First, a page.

(TMU) — In recent years, the English-speaking world has witnessed a sharp rise in racism, xenophobia, and hate crimes against minority groups.
By that same token, we’ve also witnessed a corresponding rise in anti-racist organizing meant to counteract those white supremacists who are trying to drag society into an abyss of ethnic, racial, and religious intolerance, discrimination, and violence.
Such was the case in Manchester, England, where an anonymous local hero has devised an ingenious method to combat the racist propaganda littering public spaces around the city.
The Manc reports that cat stickers have begun appearing over racist posters that were deceptively meant to look like authentic placards from the global environmentalist movement Extinction Rebellion (XR).
The anti-racist stickers, which bear a picture of a gorgeous tabby, read:
“There was some racist rubbish here but I covered it up with this picture of a cat.”
The stickers are meant to combat a wave of fake posters that have been popping up across the U.K. in recent months. The posters bear the iconic hourglass logo and unique typography of authentic Extinction Rebellion materials. However, unlike the climate action group’s messaging, the fake posters bear extremist white supremacist messages about immigration and race, including references to the “white genocide” trope and calls for attacks on refugees and asylum-seekers.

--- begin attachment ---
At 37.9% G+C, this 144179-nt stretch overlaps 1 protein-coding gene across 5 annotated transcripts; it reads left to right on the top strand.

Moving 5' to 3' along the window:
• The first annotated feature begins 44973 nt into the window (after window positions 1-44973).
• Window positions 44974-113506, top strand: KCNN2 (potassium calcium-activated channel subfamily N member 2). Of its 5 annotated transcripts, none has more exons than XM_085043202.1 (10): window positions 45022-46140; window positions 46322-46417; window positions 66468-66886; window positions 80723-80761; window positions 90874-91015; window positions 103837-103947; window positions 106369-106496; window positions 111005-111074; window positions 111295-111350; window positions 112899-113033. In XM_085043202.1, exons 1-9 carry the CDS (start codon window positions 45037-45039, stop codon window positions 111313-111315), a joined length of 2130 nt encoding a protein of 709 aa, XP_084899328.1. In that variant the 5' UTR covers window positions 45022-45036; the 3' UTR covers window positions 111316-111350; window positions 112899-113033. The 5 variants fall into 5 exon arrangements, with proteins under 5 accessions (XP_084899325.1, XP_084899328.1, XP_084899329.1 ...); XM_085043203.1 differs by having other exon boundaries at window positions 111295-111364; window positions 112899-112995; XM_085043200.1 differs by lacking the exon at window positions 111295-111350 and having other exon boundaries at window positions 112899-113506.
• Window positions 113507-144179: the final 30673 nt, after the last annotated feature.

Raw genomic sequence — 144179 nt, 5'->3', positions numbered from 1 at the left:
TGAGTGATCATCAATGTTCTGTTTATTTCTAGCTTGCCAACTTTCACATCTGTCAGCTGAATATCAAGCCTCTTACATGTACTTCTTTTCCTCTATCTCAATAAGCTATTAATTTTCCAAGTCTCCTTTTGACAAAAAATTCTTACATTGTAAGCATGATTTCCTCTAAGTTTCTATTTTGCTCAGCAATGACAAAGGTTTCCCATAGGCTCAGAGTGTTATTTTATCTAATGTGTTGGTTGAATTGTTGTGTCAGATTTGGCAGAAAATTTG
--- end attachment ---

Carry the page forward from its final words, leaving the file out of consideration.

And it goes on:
While the identity of the anti-racist activist remains unknown, the stickers come from Australian left-wing anarchist mail order website Cracks Appearing Distro.
Extinction Rebellion has emphatically denied any connection with the racist posters bearing their logo. In January, the group denounced the proliferation of the posters after they began appearing in Brighton. In an official statement, the group said:
“Extinction Rebellion do not endorse these vile messages in any way whatsoever. Our movement is based on love and inclusion of all people … We welcome everyone and every part of everyone and avoid blaming and shaming.”
And while the group has urged people to report the disgusting posters to local police, we figure that deploying the cat stickers may be one of the more brilliant methods devised to both combat racist propaganda and uplift the hood’s spirits with a bit of much-needed feline magic.
Typos, corrections and/or news tips? Email us at [email protected]